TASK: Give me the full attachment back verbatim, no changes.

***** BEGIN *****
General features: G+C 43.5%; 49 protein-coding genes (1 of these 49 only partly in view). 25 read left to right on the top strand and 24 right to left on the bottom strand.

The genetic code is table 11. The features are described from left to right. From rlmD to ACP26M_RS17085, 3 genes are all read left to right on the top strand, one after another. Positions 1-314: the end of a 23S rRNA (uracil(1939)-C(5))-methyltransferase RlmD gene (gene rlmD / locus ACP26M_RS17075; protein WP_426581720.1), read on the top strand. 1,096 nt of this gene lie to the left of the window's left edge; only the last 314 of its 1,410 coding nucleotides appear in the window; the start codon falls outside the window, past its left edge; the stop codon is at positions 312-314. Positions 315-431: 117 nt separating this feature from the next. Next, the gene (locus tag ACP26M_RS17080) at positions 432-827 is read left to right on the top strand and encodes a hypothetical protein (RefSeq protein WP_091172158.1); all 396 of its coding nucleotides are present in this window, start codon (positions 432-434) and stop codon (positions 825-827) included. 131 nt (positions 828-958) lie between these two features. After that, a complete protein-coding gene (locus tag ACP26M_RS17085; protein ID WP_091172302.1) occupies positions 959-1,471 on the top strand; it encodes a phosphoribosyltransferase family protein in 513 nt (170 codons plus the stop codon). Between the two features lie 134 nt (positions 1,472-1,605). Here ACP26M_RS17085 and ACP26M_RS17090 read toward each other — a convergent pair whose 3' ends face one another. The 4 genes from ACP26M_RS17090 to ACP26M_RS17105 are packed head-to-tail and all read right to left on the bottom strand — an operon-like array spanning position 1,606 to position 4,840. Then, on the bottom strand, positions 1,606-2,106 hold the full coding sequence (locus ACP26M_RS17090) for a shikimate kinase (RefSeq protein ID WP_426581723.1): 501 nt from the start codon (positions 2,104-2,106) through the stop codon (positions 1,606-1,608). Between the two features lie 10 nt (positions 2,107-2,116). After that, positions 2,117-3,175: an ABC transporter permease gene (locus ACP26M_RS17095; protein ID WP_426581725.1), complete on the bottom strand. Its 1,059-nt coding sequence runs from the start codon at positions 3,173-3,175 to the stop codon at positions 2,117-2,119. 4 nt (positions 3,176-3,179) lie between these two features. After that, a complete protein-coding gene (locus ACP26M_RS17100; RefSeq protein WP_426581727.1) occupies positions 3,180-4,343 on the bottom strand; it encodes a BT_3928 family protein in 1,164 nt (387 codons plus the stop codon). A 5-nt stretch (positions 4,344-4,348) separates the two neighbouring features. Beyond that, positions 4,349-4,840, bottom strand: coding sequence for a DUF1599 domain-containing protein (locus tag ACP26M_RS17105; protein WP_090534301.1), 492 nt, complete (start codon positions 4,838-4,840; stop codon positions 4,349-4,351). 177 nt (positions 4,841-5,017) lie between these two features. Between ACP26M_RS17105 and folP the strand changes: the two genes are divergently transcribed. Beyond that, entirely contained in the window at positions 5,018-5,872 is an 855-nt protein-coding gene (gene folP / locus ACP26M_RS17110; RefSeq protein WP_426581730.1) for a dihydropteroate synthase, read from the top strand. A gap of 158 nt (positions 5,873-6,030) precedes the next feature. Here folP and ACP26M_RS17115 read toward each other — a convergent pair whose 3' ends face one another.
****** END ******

General features: G+C 43.5%; 49 protein-coding genes (1 of these 49 only partly in view). 25 read left to right on the top strand and 24 right to left on the bottom strand.

The genetic code is table 11. The features are described from left to right. From rlmD to ACP26M_RS17085, 3 genes are all read left to right on the top strand, one after another. Positions 1-314: the end of a 23S rRNA (uracil(1939)-C(5))-methyltransferase RlmD gene (gene rlmD / locus ACP26M_RS17075; protein WP_426581720.1), read on the top strand. 1,096 nt of this gene lie to the left of the window's left edge; only the last 314 of its 1,410 coding nucleotides appear in the window; the start codon falls outside the window, past its left edge; the stop codon is at positions 312-314. Positions 315-431: 117 nt separating this feature from the next. Next, the gene (locus tag ACP26M_RS17080) at positions 432-827 is read left to right on the top strand and encodes a hypothetical protein (RefSeq protein WP_091172158.1); all 396 of its coding nucleotides are present in this window, start codon (positions 432-434) and stop codon (positions 825-827) included. 131 nt (positions 828-958) lie between these two features. After that, a complete protein-coding gene (locus tag ACP26M_RS17085; protein ID WP_091172302.1) occupies positions 959-1,471 on the top strand; it encodes a phosphoribosyltransferase family protein in 513 nt (170 codons plus the stop codon). Between the two features lie 134 nt (positions 1,472-1,605). Here ACP26M_RS17085 and ACP26M_RS17090 read toward each other — a convergent pair whose 3' ends face one another. The 4 genes from ACP26M_RS17090 to ACP26M_RS17105 are packed head-to-tail and all read right to left on the bottom strand — an operon-like array spanning position 1,606 to position 4,840. Then, on the bottom strand, positions 1,606-2,106 hold the full coding sequence (locus ACP26M_RS17090) for a shikimate kinase (RefSeq protein ID WP_426581723.1): 501 nt from the start codon (positions 2,104-2,106) through the stop codon (positions 1,606-1,608). Between the two features lie 10 nt (positions 2,107-2,116). After that, positions 2,117-3,175: an ABC transporter permease gene (locus ACP26M_RS17095; protein ID WP_426581725.1), complete on the bottom strand. Its 1,059-nt coding sequence runs from the start codon at positions 3,173-3,175 to the stop codon at positions 2,117-2,119. 4 nt (positions 3,176-3,179) lie between these two features. After that, a complete protein-coding gene (locus ACP26M_RS17100; RefSeq protein WP_426581727.1) occupies positions 3,180-4,343 on the bottom strand; it encodes a BT_3928 family protein in 1,164 nt (387 codons plus the stop codon). A 5-nt stretch (positions 4,344-4,348) separates the two neighbouring features. Beyond that, positions 4,349-4,840, bottom strand: coding sequence for a DUF1599 domain-containing protein (locus tag ACP26M_RS17105; protein WP_090534301.1), 492 nt, complete (start codon positions 4,838-4,840; stop codon positions 4,349-4,351). 177 nt (positions 4,841-5,017) lie between these two features. Between ACP26M_RS17105 and folP the strand changes: the two genes are divergently transcribed. Beyond that, entirely contained in the window at positions 5,018-5,872 is an 855-nt protein-coding gene (gene folP / locus ACP26M_RS17110; RefSeq protein WP_426581730.1) for a dihydropteroate synthase, read from the top strand. A gap of 158 nt (positions 5,873-6,030) precedes the next feature. Here folP and ACP26M_RS17115 read toward each other — a convergent pair whose 3' ends face one another.